But I read in the paper and see others bewailing their feelings of second-classedness based on the Government refusing to bless their union (even though other organizations can and do bless it) and all I can do is shake my head and ponder why Governmental approval is so important for them. (If they were complaining about Tax benefits, or other such legal changes, that I understand. But feeling second-class?)

Similarly, I wonder if being legally married is a new accessory for some newly married couples, something they can brag about over coffee at Lazy Jane's? Why the big rush to do it? Maybe it's a cultural thing I won't understand because I'm so heteronormative.

Paco Wové said...

That's a great quote, LuAnn.

jr565 said...

THe more I think about gay marriage the more I'm mad at the process of achieving it than the actual achieving of it.

jr565 said...

If this were the state simply deciding they wanted gay marriage I'd be like "whatever". But the rationale posed by people demanding they get their way, is not based on any constitutional reading of the law that makes sense, and is anti democratic. And I can't stand for that whatever principle is being debated.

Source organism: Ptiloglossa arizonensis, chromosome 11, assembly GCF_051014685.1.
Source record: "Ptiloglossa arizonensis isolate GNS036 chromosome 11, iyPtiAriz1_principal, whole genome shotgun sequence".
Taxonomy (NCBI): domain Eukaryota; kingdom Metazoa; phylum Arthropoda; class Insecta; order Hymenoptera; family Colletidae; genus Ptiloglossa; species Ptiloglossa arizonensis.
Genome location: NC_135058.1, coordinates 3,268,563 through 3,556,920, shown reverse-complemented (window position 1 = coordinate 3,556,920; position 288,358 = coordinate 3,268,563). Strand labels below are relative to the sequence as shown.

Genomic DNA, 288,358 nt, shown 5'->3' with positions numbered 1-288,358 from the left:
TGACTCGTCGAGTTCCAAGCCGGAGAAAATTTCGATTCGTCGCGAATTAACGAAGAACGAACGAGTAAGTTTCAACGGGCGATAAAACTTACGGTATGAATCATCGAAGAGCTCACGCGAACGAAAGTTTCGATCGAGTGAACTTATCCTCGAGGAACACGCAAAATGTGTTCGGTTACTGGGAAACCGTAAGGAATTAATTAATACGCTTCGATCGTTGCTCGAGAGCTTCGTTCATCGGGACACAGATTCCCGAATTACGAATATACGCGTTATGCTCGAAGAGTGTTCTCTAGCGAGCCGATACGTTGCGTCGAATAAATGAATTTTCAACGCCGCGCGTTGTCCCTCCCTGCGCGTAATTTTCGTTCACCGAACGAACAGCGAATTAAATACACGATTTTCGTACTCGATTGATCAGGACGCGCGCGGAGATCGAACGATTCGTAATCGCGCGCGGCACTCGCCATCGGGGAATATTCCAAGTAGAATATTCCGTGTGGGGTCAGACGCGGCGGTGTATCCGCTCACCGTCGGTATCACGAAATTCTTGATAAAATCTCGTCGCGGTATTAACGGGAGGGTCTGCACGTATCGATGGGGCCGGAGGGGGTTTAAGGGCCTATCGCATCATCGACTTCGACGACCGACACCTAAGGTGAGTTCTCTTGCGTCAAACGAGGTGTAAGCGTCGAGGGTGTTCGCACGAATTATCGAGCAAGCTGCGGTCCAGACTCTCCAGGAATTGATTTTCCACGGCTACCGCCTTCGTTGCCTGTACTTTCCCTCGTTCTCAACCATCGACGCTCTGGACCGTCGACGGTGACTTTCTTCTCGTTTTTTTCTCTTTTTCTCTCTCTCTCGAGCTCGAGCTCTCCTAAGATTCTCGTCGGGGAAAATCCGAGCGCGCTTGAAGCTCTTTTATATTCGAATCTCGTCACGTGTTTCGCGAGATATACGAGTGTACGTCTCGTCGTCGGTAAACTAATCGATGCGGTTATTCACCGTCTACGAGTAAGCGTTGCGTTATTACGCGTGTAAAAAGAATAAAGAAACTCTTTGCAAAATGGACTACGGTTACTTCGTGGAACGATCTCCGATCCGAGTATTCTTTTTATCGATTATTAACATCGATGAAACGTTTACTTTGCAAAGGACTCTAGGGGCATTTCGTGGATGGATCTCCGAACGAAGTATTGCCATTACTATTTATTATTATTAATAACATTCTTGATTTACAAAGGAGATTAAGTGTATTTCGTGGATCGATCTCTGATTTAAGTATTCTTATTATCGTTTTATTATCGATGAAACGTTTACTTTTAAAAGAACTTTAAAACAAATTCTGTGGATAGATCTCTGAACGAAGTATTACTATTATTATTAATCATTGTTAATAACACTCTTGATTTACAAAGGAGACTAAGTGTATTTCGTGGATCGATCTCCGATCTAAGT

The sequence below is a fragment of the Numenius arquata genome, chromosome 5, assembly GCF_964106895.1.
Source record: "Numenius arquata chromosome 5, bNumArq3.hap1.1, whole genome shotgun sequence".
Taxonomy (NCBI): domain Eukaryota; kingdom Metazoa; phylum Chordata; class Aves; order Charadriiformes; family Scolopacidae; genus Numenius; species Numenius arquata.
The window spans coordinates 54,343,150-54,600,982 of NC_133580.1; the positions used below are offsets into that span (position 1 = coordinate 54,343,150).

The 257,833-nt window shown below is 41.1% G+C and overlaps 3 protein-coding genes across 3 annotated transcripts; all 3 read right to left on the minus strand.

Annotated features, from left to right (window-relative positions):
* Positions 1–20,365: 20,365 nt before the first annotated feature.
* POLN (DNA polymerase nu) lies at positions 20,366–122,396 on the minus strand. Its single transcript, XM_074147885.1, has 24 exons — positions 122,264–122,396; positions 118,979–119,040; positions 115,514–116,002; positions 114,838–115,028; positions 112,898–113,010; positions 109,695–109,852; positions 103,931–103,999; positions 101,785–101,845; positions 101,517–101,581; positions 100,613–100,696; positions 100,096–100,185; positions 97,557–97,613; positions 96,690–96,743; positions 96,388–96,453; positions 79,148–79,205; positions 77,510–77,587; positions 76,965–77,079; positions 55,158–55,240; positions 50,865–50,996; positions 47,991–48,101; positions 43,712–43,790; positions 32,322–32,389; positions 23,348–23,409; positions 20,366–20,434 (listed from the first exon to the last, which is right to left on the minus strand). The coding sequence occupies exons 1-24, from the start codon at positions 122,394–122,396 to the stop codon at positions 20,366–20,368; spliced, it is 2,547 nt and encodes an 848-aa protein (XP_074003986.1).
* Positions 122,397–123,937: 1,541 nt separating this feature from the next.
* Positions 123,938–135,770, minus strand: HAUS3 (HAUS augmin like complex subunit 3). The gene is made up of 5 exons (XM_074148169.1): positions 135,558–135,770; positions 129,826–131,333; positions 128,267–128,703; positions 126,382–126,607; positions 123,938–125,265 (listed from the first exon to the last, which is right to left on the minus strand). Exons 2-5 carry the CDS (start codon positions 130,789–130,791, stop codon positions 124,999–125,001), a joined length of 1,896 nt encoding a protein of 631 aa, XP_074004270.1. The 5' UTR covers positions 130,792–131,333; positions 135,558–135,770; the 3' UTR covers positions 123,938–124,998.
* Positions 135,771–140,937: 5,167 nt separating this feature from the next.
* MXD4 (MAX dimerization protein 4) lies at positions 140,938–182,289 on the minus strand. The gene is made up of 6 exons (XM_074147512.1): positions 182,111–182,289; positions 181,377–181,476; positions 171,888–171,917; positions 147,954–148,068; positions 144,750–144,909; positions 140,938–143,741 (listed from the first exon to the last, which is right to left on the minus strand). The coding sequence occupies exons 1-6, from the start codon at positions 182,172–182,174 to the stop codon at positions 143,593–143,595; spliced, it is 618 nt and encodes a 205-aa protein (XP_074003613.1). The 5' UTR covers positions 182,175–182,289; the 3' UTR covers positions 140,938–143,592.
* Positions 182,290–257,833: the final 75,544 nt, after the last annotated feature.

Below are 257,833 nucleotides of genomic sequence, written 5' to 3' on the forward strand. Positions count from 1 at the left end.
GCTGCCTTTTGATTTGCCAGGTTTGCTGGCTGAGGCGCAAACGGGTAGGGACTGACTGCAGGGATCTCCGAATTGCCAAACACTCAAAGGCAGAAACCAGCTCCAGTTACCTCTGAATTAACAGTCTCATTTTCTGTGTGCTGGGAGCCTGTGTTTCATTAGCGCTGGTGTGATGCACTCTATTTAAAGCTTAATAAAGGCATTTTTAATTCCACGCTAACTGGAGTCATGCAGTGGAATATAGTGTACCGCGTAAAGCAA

The left would not like judges changing the rules on abortion simply because the judge feels like it would they?
It's a power grab based on individual judges who are not beholden to the people, who think the can tell society how to function simply because that's how they feel about something.

Anglelyne said...

LuAnn Zieman @9:02pm quotes Mike Tate from 2 October 2006:

“Wisconsin state law defines marriage between a husband and a wife. I think everybody with a third grade education or higher understands that a husband is a man and a wife is a woman. And we’ve had numerous courts in Wisconsin interpret that to mean a man and a woman, husband and a wife. We’ve had two consecutive attorneys general do that. Uh, there was an attempt to pass statutory legislation that Governor Doyle vetoed because he said this is just unnecessary, it’s redundant...

I guess he'd graduated to fourth grade by 6 June 2014:

Dem Party Chair Mike Tate said the ruling was especially important to him, given his work for Fair Wisconsin to try and defeat the ban when it was put on the ballot in 2006.

"I think that as we gather here today to talk about what we're going to be able to accomplish 151 days from now, giving Wisconsin a fresh start, this is really going to add fuel to the fire of why we need to keep working hard to make progressive change. Today's a historic ruling that we are going to treat our citizens the same as just about every other state in the Midwest does. That you love who you love and have that recognized by the government is huge."


Bask in the golden glow of honor and integrity.